Workday Reading

The Eight: October 31, 2016


1) So you chose the wrong career: 8 women on their second acts. (The Cut)

2) The Neiman Marcus Christmas book is here! Because who doesn’t need a rose gold airplane?

3) The Queen offers to restore British rule over the United States. (The New Yorker)

4) I really want a Burberry duffle coat, but Boden’s duffle coat might be a better (more affordable) option.

5) Did you know e.l.f. lipsticks have a secret compartment with a lip balm on the bottom? (InStyle)

6) Give your basic work pumps a little zing with these double strap Sam Edelman heels in tan or black.

7) Women with similar salaries explain their VERY different spending habits. (Refinery29)

8) This long lambswool cardigan from Uniqlo is incredible.  Their simple flare sweaterdress is a nice basic.

*image found here.



  1. Larissa says:

    OMG the Refinery article on budget is fascinating. It’s like NY Mag Sex Diaries but for money. I’m curious as to the woman in Alexandria, VA paying $420(!) a month rent, but living at home? Maybe towards her new condo? Also, she spent like 1/4 of her paycheck in one week… And the NYC girl’s rent ouch.

    Also, most of them are living off someone else (parents, bf, roommates) for rent and/or insurance etc. – so I don’t feel the spending is really accurate of the true struggle. And, all of these women are pretty young – most were 22-29 I think. So, making less money (especially in the larger cities) and maybe not as many costs of living (kids for example).

    October 31, 2016/Reply
    • Larissa says:

      Also, it would be nice if it said what they were spending was “good” or “bad” based on their income, budget, and bills.

      October 31, 2016/Reply
    • Valerie says:

      Totally agreed with Larissa- so many of us are living in expensive cities without insurance or rent help, which makes a huge difference when our paycheck is nonprofit-level modest.

      October 31, 2016/Reply
  2. Lindsey says:

    As a 24 year-old making between $40-$45K/year and living in ATL the R29 article is so interesting and helpful to read. It’s nice to see that I’m living a realistic life (saving ~20% of my salary while also enjoying/treating myself). I agree that it would be more helpful if there was a bit of analysis on whether or not these habits are good or bad. Would love to hear your thoughts on a budget, Belle. Especially as it relates to budgeting out wardrobe/beauty products for this age and salary demographic.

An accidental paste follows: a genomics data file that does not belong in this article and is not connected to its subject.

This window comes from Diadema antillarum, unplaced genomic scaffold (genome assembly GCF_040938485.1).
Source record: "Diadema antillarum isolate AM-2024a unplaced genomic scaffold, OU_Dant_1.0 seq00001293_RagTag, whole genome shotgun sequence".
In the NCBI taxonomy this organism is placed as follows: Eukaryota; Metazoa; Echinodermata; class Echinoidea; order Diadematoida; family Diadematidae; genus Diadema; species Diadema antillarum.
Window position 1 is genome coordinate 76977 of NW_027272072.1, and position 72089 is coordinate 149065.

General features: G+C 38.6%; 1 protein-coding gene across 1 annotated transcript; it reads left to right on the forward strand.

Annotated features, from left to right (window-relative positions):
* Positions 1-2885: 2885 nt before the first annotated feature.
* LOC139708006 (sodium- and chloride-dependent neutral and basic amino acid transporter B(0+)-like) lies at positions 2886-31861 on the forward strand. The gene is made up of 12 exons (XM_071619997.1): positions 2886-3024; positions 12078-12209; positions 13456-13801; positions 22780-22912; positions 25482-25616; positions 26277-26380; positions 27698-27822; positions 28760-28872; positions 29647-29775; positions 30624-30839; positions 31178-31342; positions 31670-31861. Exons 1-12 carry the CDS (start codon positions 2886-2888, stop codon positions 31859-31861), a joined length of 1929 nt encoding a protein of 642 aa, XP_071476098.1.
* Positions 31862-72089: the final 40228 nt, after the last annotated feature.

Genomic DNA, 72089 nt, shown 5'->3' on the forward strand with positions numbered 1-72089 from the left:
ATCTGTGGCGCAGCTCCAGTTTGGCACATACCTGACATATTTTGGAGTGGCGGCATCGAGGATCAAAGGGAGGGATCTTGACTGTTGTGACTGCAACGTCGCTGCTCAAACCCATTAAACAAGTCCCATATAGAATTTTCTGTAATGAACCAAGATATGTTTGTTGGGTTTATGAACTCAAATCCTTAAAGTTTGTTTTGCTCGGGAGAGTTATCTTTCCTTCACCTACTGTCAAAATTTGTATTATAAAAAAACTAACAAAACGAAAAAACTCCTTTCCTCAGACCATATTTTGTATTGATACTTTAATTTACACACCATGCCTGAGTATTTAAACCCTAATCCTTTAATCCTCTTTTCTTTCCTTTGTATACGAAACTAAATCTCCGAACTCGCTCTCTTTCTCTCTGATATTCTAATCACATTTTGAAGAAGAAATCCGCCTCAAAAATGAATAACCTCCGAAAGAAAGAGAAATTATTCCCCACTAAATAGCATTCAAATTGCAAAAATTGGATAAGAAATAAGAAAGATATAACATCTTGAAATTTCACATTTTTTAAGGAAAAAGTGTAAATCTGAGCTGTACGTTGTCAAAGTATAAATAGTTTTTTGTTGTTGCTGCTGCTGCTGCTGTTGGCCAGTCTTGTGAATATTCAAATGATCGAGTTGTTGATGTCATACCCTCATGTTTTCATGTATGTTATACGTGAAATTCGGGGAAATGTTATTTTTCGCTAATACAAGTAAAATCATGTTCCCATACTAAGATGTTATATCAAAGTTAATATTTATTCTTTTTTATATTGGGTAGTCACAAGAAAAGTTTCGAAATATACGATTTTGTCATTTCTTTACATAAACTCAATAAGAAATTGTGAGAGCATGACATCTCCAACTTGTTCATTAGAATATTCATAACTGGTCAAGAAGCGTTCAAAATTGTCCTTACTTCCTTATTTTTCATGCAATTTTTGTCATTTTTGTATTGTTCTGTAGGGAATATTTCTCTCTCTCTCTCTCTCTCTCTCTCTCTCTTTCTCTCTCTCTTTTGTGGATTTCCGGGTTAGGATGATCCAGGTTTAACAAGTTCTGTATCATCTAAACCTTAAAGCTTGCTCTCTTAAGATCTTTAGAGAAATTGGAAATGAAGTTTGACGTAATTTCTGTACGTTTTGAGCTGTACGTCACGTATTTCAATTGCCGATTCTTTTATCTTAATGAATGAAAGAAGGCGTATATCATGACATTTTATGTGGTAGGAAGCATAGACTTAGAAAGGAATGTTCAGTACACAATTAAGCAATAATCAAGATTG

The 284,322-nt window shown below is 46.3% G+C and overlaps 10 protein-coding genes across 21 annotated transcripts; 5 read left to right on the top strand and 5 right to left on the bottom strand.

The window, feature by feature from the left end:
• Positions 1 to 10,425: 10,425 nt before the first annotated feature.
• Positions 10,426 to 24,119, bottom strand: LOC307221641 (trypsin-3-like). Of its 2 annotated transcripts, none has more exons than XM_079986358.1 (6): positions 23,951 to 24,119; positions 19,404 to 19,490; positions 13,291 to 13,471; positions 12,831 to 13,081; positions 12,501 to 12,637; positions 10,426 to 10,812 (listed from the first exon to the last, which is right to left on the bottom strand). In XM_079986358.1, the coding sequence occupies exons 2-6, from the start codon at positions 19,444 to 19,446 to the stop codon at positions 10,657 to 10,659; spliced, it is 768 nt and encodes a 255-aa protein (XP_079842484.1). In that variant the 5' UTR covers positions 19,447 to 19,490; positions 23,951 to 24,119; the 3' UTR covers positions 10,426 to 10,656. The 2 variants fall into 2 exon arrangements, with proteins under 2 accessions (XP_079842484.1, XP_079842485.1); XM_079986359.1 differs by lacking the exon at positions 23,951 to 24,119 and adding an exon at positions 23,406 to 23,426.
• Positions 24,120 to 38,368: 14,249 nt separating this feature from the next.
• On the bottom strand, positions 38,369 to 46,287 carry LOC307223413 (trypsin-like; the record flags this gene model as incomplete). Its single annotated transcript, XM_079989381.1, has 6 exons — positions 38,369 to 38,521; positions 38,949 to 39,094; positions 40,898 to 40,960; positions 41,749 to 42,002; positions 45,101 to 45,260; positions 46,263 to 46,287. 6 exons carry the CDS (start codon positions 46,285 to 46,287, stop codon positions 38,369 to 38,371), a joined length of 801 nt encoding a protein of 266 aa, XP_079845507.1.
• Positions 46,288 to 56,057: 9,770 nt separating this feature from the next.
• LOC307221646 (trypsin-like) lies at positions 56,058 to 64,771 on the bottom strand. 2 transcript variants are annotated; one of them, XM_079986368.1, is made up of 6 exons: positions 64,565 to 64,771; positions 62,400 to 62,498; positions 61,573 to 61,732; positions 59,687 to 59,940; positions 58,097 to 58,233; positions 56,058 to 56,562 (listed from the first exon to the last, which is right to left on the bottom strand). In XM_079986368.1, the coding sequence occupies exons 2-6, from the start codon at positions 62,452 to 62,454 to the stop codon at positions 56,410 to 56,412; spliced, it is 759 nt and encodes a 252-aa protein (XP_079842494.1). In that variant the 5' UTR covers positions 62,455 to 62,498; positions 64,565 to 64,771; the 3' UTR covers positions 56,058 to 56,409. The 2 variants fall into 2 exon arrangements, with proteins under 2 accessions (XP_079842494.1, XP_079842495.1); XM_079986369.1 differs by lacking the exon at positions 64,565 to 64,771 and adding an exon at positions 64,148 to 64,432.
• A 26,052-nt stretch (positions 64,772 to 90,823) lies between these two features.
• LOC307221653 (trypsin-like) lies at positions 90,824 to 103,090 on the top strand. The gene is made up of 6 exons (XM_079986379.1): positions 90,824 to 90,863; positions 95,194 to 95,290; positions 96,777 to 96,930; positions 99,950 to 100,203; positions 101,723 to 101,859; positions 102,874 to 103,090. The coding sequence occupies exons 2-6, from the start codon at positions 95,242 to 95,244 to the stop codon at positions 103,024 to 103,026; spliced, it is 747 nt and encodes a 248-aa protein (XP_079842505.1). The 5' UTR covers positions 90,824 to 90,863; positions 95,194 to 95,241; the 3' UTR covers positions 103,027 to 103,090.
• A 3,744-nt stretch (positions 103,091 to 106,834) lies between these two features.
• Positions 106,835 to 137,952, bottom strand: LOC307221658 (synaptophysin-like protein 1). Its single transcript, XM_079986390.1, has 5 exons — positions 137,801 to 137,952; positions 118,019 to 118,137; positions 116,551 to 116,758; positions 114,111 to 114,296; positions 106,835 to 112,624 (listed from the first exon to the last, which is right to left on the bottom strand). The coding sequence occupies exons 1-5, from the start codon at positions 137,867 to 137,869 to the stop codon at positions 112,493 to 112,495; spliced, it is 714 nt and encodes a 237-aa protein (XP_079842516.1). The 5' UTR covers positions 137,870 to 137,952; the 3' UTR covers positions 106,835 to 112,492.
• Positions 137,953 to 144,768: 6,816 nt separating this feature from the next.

October 31, 2016/Reply
  3. Valerie says:

    FYI, #3 is satire 😉

    October 31, 2016/Reply
    • Belle says:

      I know. I thought it was funny.

      October 31, 2016/Reply
      • Valerie says:

        Likewise. But had to tell several friends who were sad that it wasn’t real.

        November 1, 2016/Reply
        • Belle says:

          That’s unfortunate.

          November 1, 2016/Reply
  4. Mary says:

    Enjoyed the piece on second acts. I’m going to be starting grad school at the age of 40 to completely change careers, from working in my family’s manufacturing business to my long-time interest in social work.

    October 31, 2016/Reply
  5. Cait says:

    I also really enjoyed the R29 article, but I was amazed at the amount of spending! I’d like to see some sort of advice/analysis based on the examples in the article.
    Yes, I’m being judgmental and not very fun, but it seemed to me like there was a lot of unnecessary expense ($40 on 2am “oops” food, $250 on “accidental” window shopping, daily $3 coffees) and relatively little saving.
    Some of the women mentioned 401(k)s and most discussed paying student loans, but through my frugal eyes, I saw a lot of “Did you really need that?” purchases.
    It would be interesting to look at how these women budget and how these budgets correlate to their spending habits (i.e., did $250 in “window shopping” blow her clothes budget for the month, or is that something that she budgetsfor?).

    October 31, 2016/Reply
  6. Bristow says:

    I couldn’t believe how little most of them spend on health care and the number who didn’t spend anything as their parents were paying their health insurance premiums. I have always been chronically ill with multiple monthly maintenance prescriptions, so throughout my 20s, I had to budget a minimum of $100 a month for rx & doctor visit copays. I doubt any of them could afford to cover their yearly deductible without going into debt or getting bailed out by their parents.

    The lack of emergency fund/savings for any of them was striking…

    October 31, 2016/Reply
  7. Elizabeth says:

    I was completely fascinated by the R29 article. I’m always interested by a glimpse into the “daily lives” and especially spending habits of others.

    November 1, 2016/Reply